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Outline of the course. Part I: The theory of optimal currency areas (OCA) The costs of a monetary union The benefits of a monetary union Costs and benefits compared. Part II: How do existing monetary unions work: the Eurozone The European Central Bank: institutional features

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Outline of the course
Outline of the course

  • Part I: The theory of optimal currency areas (OCA)

    • The costs of a monetary union

    • The benefits of a monetary union

    • Costs and benefits compared



Chapter 1 the costs of a common currency

Chapter 1:The Costs of a Common Currency

De Grauwe:

Economics of Monetary Union


Introduction
Introduction

  • Costs arise because, when joining monetary union, a country looses monetary policy instrument (e.g. exchange rate)

  • This is costly when asymmetric shocks occur

  • In this chapter we analyse different sources of asymmetry


1 shifts in demand mundell
1 Shifts in demand (Mundell)

  • Analysis is based on celebrated contribution of Robert Mundell (1961)

  • Assume two countries, France and Germany

  • Asymmetric shock in demand

    • Decline in aggregate demand in France

    • Increase in aggregate demand in Germany

    • Need to distinguish between permanent and temporary shock

  • We will analyze this shock in two regimes

    • Monetary union

    • Monetary independence


Figure 1.1: Aggregate demand and supply in France and Germany

France

Germany

SG

PF

PG

SF

DF

DG

YG

YF


First regime monetary union
First regime: monetary union Germany

  • How can France and Germany deal with this shock if they form a monetary union?

  • Definition of monetary union:

    • Common currency

    • Common central bank setting one interest rate

  • Thus France cannot stimulate demand using monetary policy; nor can Germany restrict aggregate demand using monetary policy

  • Do there exist alternative adjustment mechanisms in monetary union?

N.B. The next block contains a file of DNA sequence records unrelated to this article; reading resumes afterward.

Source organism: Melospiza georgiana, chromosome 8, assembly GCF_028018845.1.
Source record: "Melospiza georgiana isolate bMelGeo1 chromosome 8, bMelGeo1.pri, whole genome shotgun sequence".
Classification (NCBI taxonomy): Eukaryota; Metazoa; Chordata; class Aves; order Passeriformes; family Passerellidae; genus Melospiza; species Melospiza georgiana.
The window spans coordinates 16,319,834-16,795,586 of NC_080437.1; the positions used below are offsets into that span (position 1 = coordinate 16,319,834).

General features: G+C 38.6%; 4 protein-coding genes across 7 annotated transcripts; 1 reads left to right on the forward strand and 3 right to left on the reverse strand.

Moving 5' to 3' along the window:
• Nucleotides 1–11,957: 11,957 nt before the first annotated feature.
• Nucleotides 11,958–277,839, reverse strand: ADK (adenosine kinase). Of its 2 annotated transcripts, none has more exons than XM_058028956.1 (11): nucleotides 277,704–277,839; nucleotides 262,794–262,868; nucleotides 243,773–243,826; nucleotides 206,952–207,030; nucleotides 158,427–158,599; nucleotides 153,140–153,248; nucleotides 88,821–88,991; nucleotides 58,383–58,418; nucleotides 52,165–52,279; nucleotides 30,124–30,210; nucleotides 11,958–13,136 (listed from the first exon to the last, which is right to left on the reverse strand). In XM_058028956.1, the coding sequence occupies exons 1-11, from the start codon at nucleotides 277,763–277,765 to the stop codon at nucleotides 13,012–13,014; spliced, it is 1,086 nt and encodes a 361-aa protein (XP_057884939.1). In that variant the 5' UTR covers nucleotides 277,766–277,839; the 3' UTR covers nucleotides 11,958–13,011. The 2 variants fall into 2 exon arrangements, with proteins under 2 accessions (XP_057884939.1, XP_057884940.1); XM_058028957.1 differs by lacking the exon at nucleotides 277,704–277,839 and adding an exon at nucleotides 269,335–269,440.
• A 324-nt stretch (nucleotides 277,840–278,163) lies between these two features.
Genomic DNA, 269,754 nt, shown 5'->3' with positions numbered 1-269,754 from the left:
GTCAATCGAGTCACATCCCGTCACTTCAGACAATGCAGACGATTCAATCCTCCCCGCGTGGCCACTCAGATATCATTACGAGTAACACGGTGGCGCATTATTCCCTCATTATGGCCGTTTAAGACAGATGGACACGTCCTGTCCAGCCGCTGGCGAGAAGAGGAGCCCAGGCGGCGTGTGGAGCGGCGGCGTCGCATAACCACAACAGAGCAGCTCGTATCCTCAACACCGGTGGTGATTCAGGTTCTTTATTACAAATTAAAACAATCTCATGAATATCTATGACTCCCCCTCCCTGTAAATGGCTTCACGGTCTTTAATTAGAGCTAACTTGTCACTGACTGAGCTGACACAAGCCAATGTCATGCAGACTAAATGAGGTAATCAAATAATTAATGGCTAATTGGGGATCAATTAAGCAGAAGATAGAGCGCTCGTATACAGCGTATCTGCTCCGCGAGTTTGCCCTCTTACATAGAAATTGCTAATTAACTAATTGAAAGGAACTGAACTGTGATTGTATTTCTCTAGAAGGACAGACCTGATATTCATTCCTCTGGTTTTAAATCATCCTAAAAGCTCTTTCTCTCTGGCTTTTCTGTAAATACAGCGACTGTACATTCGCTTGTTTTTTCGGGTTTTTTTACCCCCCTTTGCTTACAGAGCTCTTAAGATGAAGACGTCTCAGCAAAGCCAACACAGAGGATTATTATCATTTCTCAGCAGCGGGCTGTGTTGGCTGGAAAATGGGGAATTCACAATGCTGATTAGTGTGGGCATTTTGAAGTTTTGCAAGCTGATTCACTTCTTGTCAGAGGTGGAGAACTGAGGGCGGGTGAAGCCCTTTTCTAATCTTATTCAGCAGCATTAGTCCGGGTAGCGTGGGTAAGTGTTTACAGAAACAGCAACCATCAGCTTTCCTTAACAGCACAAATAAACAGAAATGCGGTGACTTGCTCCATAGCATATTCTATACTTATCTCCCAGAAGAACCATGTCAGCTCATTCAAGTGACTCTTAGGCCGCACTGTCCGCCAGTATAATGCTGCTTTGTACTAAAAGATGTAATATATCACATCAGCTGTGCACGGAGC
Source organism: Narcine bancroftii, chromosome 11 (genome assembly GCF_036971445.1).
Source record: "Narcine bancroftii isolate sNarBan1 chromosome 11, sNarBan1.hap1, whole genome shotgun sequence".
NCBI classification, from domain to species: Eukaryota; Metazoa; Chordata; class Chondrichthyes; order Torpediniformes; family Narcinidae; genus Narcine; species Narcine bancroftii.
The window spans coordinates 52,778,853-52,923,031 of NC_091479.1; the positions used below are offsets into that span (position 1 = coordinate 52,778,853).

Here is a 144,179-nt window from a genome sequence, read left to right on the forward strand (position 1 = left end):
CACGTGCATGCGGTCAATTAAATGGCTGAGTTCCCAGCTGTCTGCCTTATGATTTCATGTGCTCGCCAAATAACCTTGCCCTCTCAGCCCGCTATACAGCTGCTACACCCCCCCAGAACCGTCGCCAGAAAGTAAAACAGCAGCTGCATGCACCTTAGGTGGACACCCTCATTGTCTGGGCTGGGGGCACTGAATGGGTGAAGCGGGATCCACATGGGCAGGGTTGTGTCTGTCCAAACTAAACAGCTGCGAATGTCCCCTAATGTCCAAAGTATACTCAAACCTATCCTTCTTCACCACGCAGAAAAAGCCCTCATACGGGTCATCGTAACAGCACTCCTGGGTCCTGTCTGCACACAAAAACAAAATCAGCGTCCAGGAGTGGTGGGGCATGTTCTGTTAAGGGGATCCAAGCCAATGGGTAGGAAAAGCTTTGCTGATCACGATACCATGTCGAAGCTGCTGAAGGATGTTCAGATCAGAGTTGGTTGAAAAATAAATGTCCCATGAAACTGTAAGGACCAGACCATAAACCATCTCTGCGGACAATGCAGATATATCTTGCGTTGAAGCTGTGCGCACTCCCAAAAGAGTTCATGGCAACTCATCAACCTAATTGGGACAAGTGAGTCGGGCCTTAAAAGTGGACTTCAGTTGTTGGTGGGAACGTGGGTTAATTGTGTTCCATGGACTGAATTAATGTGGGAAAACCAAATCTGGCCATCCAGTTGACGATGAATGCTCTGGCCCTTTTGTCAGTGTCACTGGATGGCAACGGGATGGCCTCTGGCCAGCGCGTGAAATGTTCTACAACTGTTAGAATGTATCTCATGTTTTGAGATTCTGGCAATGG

• Wage flexibility Germany

    • Aggregate supply in France shifts downwards

    • Aggregate supply in Germany shifts upwards


Figure 1.2: The automatic adjustment process Germany

France

Germany

PF

PG

YG

YF


Additional adjustment mechanism
Additional adjustment mechanism Germany

  • Labour mobility

  • Is very limited in Europe

  • Especially for low skilled workers

  • Main reason: social security systems



Second regime monetary independence
Second regime: Germanymonetary independence

  • What if France and Germany had maintained their own currency and national central bank

  • Then national interest rate and/or exchange rate can be used


Figure 1.3: Effects of monetary expansion in France and monetary contraction in Germany

France

Germany

PF

PG

YG

YF


  • Thus when asymmetric shocks occur monetary contraction in Germany

  • And when there are a lot of rigidities

  • Monetary union may be more costly than not being in a monetary union

  • What about fiscal policies?

    • Fiscal policies can be used as insurance mechanism against asymmetric shocks

    • There are several ways this can be done


Insurance against asymmetric shocks
Insurance against monetary contraction in Germanyasymmetric shocks

  • Insurance against asymmetric shocks can be organized

  • Two systems

    • Public insurance systems

    • Private insurance systems


Public insurance systems
Public insurance systems monetary contraction in Germany

  • Centralised budget allows for automatic transfers between countries of monetary union

    • Can offset asymmetric shocks

    • Is largely absent at European level (European budget only 1% of EU-GDP

    • Exists at national level

    • Creates problems of moral hazard


  • Alternative: flexible national budgets monetary contraction in Germany

    • France allows deficit to accumulate; Germany allows surplus

    • Integrated capital markets redistribute purchasing power

    • This implies automatic transfers between generations within the same countries

    • Create problems of debt accumulation and sustainability


Private insurance systems
Private insurance systems monetary contraction in Germany

  • Integrated capital markets allow for automatic insurance against shocks

  • Example: stock market

  • Insurance mainly for the wealthy


Other sources of asymmetry
Other sources of asymmetry monetary contraction in Germany

  • Different labour market institutions

    • Centralized versus non-centralized wage bargaining

    • Symmetric shocks (e.g. oil shocks) are transmitted differently when institutions differ across countries

  • Different legal systems

    • These lead to different transmission of symmetric shocks (e.g. interest rate change)

    • Anglo-Saxon versus continental European financial markets


Symmetric and asymmetric shocks compared
Symmetric and asymmetric shocks compared monetary contraction in Germany

  • When shocks are asymmetric

    • monetary union creates costs compared to monetary independence

    • Common central bank cannot deal with these shocks

  • When shocks are symmetric

    • Monetary union becomes more attractive compared to monetary independence

    • Common central bank can deal with these shocks

    • Monetary independence can then lead to conflicts and ‘beggar-my-neighbour’ policies


Figure B2.1: Symmetric shocks: ECB can deal with these monetary contraction in Germany

France

Germany

PF

PG

YG

YF


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